How to Help a Relative with a Long-Term Condition

It can be hard to emotionally digest the news when a diagnosis is either terminal or permanent. Taking in the information when the diagnosis is delivered is the hardest step, and the second part is the long-term care. For many of us, survival instinct kicks in, which means that we don’t really have an option to think about whether we are capable of providing such care. Instead, we mentally prepare ourselves to muck in and be a pillar of support when we are needed.

Don’t vent your grief to the relative
This is a hard one, particularly if you are living in close quarters with the relative. Of course, being upset in front of the relative in question is sometimes impossible. However, it may be helpful to them for you to vent your emotions to a different party. It’s not helpful to hide your feelings, but it may be encouraging to your relative if you provide the sense that it will be okay and that you are all coping. This, of course, may be slightly untrue, but venting your worries to another relative or friend in the meantime will help you explain how you really feel without worrying your affected family member.

Consider care

There may come a point in the process when you have to consider finding care for the relative in question. This can be quite a pivotal change, and you will want to ensure that their living conditions will be of a high quality and that they will be treated with absolute respect. Those at, for example, provide extensive care for those suffering with dementia and other long-term illnesses.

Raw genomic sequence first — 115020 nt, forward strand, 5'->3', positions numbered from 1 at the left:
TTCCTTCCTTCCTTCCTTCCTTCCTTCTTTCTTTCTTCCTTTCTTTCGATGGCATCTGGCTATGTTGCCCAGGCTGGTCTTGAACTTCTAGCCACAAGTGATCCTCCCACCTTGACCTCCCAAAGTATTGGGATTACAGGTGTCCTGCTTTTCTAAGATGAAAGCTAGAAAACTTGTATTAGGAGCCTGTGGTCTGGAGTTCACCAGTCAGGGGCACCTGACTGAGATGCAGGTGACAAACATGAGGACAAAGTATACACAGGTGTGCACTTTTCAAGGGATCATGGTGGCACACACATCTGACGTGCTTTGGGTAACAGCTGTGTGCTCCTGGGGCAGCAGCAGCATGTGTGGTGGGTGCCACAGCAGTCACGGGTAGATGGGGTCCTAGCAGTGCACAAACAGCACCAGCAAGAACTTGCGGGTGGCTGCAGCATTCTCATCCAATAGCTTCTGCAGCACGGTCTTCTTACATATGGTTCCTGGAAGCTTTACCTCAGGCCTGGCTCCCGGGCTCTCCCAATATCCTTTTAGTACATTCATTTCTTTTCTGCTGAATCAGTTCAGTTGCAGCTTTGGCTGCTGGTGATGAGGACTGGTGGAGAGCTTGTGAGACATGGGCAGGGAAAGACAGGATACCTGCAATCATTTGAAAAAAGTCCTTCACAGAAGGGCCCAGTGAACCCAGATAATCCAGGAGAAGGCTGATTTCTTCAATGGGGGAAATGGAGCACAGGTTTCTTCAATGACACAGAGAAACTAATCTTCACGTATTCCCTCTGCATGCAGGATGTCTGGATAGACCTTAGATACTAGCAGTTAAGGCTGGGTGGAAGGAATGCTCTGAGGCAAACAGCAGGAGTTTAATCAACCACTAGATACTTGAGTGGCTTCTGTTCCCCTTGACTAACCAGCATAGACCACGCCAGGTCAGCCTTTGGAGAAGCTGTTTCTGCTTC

If you are currently the main care-giver or are about to become a carer, then try not to panic or worry about your capabilities. The best approach you can take is to stay educated and organised. For example, if your loved-one requires regular medication, which they may not remember to take, then put this in your diary too. Setting daily reminders for tasks and obligations will help remove the anxiety that you might have forgotten something.

Ongoing consent

If you are helping your relative undergo treatment and care, you will likely need to accompany them to doctor’s appointments and maybe even fetch medication for them on the odd occasion. It is, therefore, important that you obtain written consent from your relative to let you do this. If their condition is deteriorating quickly, you may have to be the main go-between with their doctor, but regulations insist that there is documented proof that you have the consent to do so.

Scheduling medication, making emergency trips to the hospital and arranging care-giving hours with relatives are all part and parcel when it comes to looking after a relative. By staying in contact with your doctor and organising your days efficiently, there is no need to feel out of your depth. It may, on occasion, be hard to keep a brave face, but always remember that you are doing your best.

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